The United Nations‘ special envoy for Libya has reported “progress” in talks between military representatives of the country’s warring parties on efforts to achieve a lasting ceasefire that could include a monitoring role for the world body.
“Progress has been made on many important issues,” Ghassan Salame told reporters in Geneva, where the rival sides are meeting, adding that there were still “two or three points of divergence”.
“We are still working on refining our basic draft. I hope that we can have an agreement before we leave” the Swiss city, Salame said on Thursday.
Five senior officers appointed by the UN-recognised Government of National Accord (GNA) and five appointed by eastern-based military commander Khalifa Haftar’s self-styled Libyan National Army (LNA) are taking part in the military commission talks.
Salame said the two sides were not meeting face-to-face but engaged in “shuttle diplomacy” with separate meetings.
“If it is easier to have an agreement through shuttle diplomacy, we do not have a problem with that,” he said. “I am not here for the picture of the two sides shaking hands.”
Salame said the rivals were working out the remaining sticking points in the ceasefire deal, which include the return of internally displaced people, the disarmament of armed groups and ways to monitor the truce.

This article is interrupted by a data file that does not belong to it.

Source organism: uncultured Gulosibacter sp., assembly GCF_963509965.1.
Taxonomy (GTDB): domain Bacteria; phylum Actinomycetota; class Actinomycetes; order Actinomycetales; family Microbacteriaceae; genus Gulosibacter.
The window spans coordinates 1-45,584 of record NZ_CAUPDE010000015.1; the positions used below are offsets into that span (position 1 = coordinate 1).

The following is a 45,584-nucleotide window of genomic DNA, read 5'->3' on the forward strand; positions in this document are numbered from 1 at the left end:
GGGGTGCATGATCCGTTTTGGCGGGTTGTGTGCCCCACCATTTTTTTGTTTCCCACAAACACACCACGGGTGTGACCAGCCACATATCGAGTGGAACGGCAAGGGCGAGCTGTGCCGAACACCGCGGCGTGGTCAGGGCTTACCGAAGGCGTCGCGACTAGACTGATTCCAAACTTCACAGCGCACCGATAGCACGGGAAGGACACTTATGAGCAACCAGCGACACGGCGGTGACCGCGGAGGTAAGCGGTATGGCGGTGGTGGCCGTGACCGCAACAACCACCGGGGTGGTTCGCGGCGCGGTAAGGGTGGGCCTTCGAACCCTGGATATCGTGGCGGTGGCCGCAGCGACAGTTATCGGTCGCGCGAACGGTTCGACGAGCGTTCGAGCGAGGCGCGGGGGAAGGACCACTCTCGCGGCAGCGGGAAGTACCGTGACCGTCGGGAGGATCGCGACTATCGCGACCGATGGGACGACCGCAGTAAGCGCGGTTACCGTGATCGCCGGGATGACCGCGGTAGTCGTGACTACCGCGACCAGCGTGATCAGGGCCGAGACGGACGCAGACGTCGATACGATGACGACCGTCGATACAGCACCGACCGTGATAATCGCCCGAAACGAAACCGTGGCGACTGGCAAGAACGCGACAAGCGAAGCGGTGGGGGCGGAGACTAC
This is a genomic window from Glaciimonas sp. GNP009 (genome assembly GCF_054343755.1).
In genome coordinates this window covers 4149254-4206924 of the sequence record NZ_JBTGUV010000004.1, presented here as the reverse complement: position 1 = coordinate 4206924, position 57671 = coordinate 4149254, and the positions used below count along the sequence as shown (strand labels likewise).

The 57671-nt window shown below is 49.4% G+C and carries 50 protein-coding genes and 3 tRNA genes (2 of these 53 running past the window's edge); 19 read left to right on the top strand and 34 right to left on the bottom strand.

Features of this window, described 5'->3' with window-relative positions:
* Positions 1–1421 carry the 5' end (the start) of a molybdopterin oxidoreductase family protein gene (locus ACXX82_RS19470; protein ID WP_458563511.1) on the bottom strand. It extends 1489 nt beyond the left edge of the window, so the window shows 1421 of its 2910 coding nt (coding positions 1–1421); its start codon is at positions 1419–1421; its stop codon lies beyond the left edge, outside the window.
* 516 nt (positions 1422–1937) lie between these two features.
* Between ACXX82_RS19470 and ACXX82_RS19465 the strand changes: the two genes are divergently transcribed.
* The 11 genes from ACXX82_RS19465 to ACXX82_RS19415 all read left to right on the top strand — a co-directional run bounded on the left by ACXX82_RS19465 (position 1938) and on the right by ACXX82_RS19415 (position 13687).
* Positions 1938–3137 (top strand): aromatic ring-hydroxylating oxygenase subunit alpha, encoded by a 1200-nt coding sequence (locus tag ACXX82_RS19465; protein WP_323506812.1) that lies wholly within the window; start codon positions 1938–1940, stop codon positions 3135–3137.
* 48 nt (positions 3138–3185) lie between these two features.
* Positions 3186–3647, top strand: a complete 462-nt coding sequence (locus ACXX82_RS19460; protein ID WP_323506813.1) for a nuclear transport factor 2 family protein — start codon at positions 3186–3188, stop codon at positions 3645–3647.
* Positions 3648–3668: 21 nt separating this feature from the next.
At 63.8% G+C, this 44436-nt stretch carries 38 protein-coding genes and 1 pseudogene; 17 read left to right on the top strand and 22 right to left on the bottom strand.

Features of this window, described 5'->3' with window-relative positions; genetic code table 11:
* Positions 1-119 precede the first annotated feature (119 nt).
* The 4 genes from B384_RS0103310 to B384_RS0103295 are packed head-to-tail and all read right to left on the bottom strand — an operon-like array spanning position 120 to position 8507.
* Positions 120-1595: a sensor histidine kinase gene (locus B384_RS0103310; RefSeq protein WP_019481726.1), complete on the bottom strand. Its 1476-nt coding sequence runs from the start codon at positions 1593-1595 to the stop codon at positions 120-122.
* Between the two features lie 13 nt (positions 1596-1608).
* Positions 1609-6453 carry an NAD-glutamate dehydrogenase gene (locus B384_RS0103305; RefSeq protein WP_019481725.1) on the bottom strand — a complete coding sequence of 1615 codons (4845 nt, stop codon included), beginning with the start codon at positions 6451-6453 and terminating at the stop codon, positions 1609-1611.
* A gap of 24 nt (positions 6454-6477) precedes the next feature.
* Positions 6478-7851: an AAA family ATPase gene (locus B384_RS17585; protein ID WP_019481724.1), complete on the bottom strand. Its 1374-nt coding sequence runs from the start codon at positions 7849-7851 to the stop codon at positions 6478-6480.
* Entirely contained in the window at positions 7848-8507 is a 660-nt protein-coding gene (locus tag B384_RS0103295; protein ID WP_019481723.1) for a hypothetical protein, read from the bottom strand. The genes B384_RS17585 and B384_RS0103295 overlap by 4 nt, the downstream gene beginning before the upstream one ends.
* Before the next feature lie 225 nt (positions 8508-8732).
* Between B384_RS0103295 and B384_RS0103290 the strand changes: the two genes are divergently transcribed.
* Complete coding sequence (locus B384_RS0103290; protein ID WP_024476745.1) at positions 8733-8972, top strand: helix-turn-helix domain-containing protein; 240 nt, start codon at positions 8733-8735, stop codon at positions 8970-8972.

“The ceasefire agreement is made of a number of issues, and there have been points of convergence on many points. And there are points of divergence.”
Salame also said a separate commission dealing with economic affairs between the two sides would meet in Cairo on Sunday and he was hopeful that a political dialogue between them could begin in Geneva on February 26.
The ceasefire talks come amid intensified diplomacy among world powers seeking to end the conflict, which intensified in April last year when Haftar launched an offensive to seize the capital, Tripoli, from the GNA.
On the other side, Turkey, Italy and Qatar prop up the Tripoli-based government.
At a summit in the German capital Berlin last month, world leaders committed to ending all foreign interference in the oil-rich country and to uphold a weapons embargo to help end the long-running war.
But Salame said the embargo was being breached with weapons, ammunition and foreign fighters arriving to support both sides in the conflict.